NEW laws to ban pavement and illegal road parking are being delayed by the Stormont stalemate.
New Infrastructure Minister John O’Dowd now has a growing number of problems to deal with on his to-do list.
Consultations on the legislation, which could include an outright ban on pavement parking and fines on vehicles causing an obstruction, have closed.
More than 1,200 groups and individuals have taken part in the consultation which came with a campaign launched by Mr O’Dowd’s predecessor called Think Before You Park.
Research released by Guide Dogs NI has shown almost three-quarters (72%) of those polled have been affected by cars and vans and other vehicles parked on footpaths.
Almost half said they had been forced onto the road and more than half (55%) reported the parked vehicles had made it harder for them to walk.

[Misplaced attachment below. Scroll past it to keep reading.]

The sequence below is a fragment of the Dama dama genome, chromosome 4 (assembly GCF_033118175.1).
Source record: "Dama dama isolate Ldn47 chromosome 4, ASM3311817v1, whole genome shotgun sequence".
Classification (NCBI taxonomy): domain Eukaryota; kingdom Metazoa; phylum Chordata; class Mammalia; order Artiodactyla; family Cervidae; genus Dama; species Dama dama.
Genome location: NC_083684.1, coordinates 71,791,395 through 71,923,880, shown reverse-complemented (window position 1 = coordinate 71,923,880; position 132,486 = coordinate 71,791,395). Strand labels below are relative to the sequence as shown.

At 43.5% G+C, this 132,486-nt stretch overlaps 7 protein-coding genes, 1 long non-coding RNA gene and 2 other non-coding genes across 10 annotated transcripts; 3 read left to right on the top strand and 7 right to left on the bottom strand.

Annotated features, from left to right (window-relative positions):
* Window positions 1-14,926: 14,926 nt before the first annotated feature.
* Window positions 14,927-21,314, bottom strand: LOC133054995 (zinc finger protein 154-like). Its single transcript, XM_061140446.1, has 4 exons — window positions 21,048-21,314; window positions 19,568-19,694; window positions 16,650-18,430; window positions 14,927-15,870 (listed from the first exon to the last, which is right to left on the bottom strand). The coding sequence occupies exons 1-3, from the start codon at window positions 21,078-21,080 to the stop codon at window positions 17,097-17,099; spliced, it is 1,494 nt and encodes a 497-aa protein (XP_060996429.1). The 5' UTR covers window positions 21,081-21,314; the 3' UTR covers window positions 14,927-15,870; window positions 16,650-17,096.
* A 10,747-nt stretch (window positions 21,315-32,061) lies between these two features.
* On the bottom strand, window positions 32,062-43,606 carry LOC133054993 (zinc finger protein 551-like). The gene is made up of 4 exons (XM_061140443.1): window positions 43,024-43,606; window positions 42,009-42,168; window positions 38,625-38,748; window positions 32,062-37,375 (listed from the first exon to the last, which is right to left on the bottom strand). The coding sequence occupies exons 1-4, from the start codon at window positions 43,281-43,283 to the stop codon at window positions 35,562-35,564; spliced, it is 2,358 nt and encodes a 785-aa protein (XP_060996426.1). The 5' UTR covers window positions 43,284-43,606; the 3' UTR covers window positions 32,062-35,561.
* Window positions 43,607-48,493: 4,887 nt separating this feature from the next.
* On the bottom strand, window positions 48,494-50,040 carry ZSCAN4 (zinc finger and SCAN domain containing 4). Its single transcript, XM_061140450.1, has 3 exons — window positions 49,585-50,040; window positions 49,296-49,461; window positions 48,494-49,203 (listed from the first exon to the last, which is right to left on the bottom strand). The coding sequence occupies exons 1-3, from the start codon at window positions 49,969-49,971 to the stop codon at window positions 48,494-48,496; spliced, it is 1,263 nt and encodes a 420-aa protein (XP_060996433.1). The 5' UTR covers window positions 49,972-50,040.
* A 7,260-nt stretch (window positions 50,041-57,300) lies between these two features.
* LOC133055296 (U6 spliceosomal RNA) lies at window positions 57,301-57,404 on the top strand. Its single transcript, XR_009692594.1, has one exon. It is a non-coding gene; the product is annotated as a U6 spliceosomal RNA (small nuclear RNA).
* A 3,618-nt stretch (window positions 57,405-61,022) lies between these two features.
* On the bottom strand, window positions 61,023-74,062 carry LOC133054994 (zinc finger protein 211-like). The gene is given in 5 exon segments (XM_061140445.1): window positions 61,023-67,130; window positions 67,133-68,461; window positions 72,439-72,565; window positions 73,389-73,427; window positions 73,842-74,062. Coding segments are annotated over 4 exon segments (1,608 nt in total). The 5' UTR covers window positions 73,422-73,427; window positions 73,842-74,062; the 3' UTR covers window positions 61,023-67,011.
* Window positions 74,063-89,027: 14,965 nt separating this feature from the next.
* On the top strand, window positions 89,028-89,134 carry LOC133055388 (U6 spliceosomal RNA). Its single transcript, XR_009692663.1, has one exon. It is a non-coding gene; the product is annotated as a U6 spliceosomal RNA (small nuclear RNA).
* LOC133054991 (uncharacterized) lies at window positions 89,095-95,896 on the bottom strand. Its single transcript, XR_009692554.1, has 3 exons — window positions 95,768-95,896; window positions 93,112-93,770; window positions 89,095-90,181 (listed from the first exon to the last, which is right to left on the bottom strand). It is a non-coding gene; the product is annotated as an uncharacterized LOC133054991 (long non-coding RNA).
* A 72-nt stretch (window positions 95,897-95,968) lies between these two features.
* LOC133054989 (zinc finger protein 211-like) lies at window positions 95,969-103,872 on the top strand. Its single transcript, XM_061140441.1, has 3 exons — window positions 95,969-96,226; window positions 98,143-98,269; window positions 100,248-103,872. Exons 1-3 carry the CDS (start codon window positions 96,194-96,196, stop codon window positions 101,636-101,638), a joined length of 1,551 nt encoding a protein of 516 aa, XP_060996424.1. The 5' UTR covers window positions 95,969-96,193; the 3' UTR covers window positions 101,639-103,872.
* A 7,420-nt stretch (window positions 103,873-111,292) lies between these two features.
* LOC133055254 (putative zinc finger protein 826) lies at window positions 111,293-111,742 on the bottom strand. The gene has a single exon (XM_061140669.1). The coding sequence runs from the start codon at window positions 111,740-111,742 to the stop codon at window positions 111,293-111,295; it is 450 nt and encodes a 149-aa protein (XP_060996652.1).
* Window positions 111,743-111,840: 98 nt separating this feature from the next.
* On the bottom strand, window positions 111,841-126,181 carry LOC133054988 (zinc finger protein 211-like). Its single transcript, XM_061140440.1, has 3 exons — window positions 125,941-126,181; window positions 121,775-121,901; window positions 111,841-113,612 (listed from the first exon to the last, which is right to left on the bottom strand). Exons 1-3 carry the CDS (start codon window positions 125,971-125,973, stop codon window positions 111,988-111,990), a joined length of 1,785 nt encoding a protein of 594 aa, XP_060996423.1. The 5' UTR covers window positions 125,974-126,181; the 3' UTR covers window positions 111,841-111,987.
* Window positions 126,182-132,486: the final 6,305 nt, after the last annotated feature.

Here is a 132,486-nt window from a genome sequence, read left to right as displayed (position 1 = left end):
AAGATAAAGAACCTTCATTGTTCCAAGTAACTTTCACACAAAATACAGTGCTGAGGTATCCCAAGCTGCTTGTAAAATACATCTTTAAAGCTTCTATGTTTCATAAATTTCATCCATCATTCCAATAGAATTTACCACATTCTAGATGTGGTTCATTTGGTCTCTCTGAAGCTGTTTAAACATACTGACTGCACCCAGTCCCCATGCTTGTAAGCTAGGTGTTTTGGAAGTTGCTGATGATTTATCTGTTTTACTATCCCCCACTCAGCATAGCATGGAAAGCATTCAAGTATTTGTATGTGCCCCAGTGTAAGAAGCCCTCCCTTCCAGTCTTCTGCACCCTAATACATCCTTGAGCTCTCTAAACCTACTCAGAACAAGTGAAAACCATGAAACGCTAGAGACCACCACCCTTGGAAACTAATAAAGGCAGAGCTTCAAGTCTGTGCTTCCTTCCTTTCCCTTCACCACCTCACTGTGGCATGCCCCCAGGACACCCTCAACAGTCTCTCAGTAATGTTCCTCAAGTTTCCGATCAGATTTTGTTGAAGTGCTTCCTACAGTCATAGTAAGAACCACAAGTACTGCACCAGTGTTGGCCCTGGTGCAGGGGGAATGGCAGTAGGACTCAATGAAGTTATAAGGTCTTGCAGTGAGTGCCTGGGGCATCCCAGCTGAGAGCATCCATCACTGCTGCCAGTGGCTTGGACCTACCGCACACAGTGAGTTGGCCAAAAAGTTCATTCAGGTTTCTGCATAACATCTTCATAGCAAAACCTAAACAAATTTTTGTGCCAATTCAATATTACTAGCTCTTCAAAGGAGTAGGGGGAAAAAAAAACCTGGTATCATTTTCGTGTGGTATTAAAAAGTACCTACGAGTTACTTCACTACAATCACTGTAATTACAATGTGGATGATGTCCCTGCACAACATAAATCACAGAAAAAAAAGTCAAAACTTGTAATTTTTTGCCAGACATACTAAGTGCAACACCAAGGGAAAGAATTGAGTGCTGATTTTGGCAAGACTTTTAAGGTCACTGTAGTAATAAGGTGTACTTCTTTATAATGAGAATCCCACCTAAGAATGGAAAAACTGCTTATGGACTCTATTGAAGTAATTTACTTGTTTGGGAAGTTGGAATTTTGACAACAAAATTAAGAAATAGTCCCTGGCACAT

Former infrastructure minister Nichola Mallon said people living with sight loss, using wheelchairs or elderly, are all at greater risk.
A previous Guide Dogs survey revealed 91% of those living with sight loss said they were regularly obstructed by cars parked on the pavements.
In one of her last statements in office, Mrs Mallon said she was “acutely aware” that vehicles parked on pavements “present real challenges for other road users”.
“Certain offences such as dangerous parking or parking causing an obstruction have not been decriminalised and the responsibility for enforcement remains with the PSNI.
“My department has also prohibited footway or verge parking at a number of specific locations in response to localised problems.
“The 1,200 responses have highlighted the importance being attached to this issue and they are being analysed by officials.”
Sunday Life contacted minister John O’Dowd’s office for comment, but as yet have had no response.